This is an archived article that was published on sltrib.com in 2012, and information in the article may be outdated. It is provided only for personal research purposes and may not be reprinted.
Eventually, the odds caught up to BYU quarterback Riley Nelson and the rest of the Cougars.
After the Cougars continually avoided disastrous plays for much of Saturday's 24-21 loss to Utah, the ball finally stopped taking BYU bounces.
For a long time, they managed to survive all kinds of potential trouble. They recovered a bunch of their own fumbles, while Nelson had two lost fumbles overturned by review and he also benefited from the Utes dropping a couple of would-be interceptions.
But then an interception of Nelson led to a Ute field goal, followed by an errant shotgun snap that Utah's Moe Lee returned for a touchdown. Those plays helped Utah take a 24-7 lead after three quarters and hold on for the victory.
Nelson tried to pull off an improbable comeback. His bomb to Cody Hoffman moved BYU to the Utah 34-yard line, and then a penalty on Utah after the crowd rushed the field gave BYU a second field-goal attempt that hit the left upright and bounced away.
A few more big road games await Nelson against Boise State on Thursday and Notre Dame and Georgia Tech in October, but this was a missed opportunity for him - and his possible place in BYU's quarterbacking history. In the past 40 years, Nelson and Kevin Feterik are the Cougars' only senior QBs who have lost to the Utes.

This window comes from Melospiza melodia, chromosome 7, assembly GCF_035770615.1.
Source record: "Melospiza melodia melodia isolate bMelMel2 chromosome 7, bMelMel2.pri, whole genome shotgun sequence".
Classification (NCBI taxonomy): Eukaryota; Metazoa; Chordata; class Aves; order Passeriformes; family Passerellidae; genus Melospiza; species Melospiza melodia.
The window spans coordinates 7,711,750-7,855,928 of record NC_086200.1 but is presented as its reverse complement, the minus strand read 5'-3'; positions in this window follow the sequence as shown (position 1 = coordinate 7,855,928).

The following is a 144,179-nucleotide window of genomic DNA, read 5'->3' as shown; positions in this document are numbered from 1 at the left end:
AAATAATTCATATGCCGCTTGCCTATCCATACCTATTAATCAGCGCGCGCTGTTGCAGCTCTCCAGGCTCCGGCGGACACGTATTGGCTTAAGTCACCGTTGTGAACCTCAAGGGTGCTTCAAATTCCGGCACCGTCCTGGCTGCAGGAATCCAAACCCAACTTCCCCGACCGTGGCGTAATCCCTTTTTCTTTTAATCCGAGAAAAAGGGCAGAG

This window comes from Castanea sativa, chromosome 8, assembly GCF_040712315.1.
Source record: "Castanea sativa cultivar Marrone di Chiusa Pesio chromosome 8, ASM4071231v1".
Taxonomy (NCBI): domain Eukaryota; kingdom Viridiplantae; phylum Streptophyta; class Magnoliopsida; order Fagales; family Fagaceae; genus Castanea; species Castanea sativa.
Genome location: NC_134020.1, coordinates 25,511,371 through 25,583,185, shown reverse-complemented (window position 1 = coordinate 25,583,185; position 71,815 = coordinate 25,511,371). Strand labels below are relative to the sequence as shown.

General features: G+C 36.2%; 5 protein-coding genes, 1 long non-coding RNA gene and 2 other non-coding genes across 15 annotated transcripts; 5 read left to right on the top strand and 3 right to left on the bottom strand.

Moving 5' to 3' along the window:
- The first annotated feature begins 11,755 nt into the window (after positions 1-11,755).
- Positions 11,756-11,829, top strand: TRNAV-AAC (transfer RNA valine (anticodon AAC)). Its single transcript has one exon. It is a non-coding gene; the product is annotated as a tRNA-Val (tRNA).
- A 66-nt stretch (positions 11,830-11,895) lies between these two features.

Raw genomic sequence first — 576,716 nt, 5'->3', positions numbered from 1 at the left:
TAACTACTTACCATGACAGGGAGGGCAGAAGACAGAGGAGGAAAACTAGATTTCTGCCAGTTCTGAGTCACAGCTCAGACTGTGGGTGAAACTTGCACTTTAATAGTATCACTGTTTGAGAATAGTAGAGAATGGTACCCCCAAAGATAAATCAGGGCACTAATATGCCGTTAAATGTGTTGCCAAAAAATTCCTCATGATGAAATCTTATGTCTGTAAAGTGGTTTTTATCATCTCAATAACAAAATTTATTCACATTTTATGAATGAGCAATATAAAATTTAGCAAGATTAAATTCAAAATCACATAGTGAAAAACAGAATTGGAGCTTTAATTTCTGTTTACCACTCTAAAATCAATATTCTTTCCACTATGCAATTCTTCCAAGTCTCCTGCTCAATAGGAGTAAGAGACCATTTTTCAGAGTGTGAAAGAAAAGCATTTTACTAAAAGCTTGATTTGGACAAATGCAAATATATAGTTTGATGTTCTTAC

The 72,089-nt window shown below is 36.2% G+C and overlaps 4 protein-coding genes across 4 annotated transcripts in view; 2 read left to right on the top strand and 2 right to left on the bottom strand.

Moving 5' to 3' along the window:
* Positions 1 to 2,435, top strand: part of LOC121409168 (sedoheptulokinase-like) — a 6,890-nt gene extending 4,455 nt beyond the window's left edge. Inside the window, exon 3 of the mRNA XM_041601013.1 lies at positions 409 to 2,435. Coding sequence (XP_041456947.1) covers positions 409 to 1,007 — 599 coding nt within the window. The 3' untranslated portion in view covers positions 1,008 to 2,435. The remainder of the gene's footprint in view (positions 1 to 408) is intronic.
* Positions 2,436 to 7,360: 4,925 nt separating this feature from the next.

This was Nelson's first competition at Rice-Eccles Stadium since leading Logan High School to the 2005 Class 3A championship.
Summarizing his journey to this point in advance of Saturday's game, Nelson said, "I'm hoping that the body of work, the culmination of those seven years, make it so that walking out on the field, I can be nice and calm and poised."
That was before he knew how much would go wrong - and right - for him and the Cougars in this game.
His 10-yard touchdown pass to Cody Hoffman enabled the Cougars to tie the game (7-7) late in the second quarter. Actually, Nelson made just as important of a play on the previous drive, when he somehow recovered his own fumble after being sacked.
The Cougars drove to the Utah 28-yard line before being pushed back. Yet thanks to Nelson's recovery at the 38, Riley Stephenson was able to punt the ball to the 1-yard line. After the Cougar defense forced a three-and-out, BYU took over at the Ute 33 and moved efficiently to the end zone.
That preservation of field position made Nelson's recovery so critical.
It was shaping up as that kind of fortuitous night for Nelson. On BYU's very first play, the shotgun snap went past him and rolled deep into the end zone, before Nelson could corral the ball. But because Utah's Joe Kruger grabbed Nelson's facemask, BYU avoided a safety.
On the first possession of the second half, Nelson got another break. His fumble, recovered by Utah, was overturned by replay (and ruled an incompletion). Basically the same thing happened later in the third quarter.
In between, the Utes had finally held onto one of Nelson's passes. Utah turned Ryan Lacy's interception into a field goal for a brief 10-7 edge. And then the Utes managed to corral a Cougar fumble. Another shotgun snap went past an unsuspecting Nelson and was eventually grabbed by Ute cornerback Moe Lee, who sprinted 47 yards for a touchdown.